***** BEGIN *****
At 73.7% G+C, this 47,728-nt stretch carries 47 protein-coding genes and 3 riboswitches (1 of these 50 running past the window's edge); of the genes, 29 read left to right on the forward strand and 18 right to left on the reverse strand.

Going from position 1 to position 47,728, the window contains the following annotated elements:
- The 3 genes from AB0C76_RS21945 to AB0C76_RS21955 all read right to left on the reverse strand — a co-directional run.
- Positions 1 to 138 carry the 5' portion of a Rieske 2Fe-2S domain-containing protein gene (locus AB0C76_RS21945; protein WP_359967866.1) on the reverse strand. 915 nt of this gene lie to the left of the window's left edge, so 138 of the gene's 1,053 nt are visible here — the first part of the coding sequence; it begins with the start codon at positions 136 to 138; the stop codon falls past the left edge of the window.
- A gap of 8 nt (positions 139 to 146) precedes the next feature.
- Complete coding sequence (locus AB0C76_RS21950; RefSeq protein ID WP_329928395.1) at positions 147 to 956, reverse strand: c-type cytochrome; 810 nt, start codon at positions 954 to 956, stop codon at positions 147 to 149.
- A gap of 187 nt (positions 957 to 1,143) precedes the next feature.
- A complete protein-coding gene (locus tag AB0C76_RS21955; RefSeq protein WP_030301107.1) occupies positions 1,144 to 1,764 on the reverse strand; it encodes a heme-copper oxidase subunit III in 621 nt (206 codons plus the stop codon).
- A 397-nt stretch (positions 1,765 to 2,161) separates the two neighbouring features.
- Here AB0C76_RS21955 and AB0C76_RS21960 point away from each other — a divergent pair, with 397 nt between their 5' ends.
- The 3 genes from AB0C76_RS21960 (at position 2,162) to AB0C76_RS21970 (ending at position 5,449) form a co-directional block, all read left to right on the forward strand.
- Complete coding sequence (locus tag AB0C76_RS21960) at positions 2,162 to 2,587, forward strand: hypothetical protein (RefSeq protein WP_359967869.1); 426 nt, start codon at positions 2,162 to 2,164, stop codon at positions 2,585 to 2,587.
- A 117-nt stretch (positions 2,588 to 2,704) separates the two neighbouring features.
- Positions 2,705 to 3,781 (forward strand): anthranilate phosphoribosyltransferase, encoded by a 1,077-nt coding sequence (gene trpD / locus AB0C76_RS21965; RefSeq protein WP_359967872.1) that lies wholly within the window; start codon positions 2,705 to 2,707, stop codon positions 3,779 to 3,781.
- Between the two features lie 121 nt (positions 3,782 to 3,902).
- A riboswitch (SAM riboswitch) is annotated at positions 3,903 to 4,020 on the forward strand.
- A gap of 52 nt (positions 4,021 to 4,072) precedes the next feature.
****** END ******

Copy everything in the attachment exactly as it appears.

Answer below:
At 73.7% G+C, this 47,728-nt stretch carries 47 protein-coding genes and 3 riboswitches (1 of these 50 running past the window's edge); of the genes, 29 read left to right on the forward strand and 18 right to left on the reverse strand.

Going from position 1 to position 47,728, the window contains the following annotated elements:
- The 3 genes from AB0C76_RS21945 to AB0C76_RS21955 all read right to left on the reverse strand — a co-directional run.
- Positions 1 to 138 carry the 5' portion of a Rieske 2Fe-2S domain-containing protein gene (locus AB0C76_RS21945; protein WP_359967866.1) on the reverse strand. 915 nt of this gene lie to the left of the window's left edge, so 138 of the gene's 1,053 nt are visible here — the first part of the coding sequence; it begins with the start codon at positions 136 to 138; the stop codon falls past the left edge of the window.
- A gap of 8 nt (positions 139 to 146) precedes the next feature.
- Complete coding sequence (locus AB0C76_RS21950; RefSeq protein ID WP_329928395.1) at positions 147 to 956, reverse strand: c-type cytochrome; 810 nt, start codon at positions 954 to 956, stop codon at positions 147 to 149.
- A gap of 187 nt (positions 957 to 1,143) precedes the next feature.
- A complete protein-coding gene (locus tag AB0C76_RS21955; RefSeq protein WP_030301107.1) occupies positions 1,144 to 1,764 on the reverse strand; it encodes a heme-copper oxidase subunit III in 621 nt (206 codons plus the stop codon).
- A 397-nt stretch (positions 1,765 to 2,161) separates the two neighbouring features.
- Here AB0C76_RS21955 and AB0C76_RS21960 point away from each other — a divergent pair, with 397 nt between their 5' ends.
- The 3 genes from AB0C76_RS21960 (at position 2,162) to AB0C76_RS21970 (ending at position 5,449) form a co-directional block, all read left to right on the forward strand.
- Complete coding sequence (locus tag AB0C76_RS21960) at positions 2,162 to 2,587, forward strand: hypothetical protein (RefSeq protein WP_359967869.1); 426 nt, start codon at positions 2,162 to 2,164, stop codon at positions 2,585 to 2,587.
- A 117-nt stretch (positions 2,588 to 2,704) separates the two neighbouring features.
- Positions 2,705 to 3,781 (forward strand): anthranilate phosphoribosyltransferase, encoded by a 1,077-nt coding sequence (gene trpD / locus AB0C76_RS21965; RefSeq protein WP_359967872.1) that lies wholly within the window; start codon positions 2,705 to 2,707, stop codon positions 3,779 to 3,781.
- Between the two features lie 121 nt (positions 3,782 to 3,902).
- A riboswitch (SAM riboswitch) is annotated at positions 3,903 to 4,020 on the forward strand.
- A gap of 52 nt (positions 4,021 to 4,072) precedes the next feature.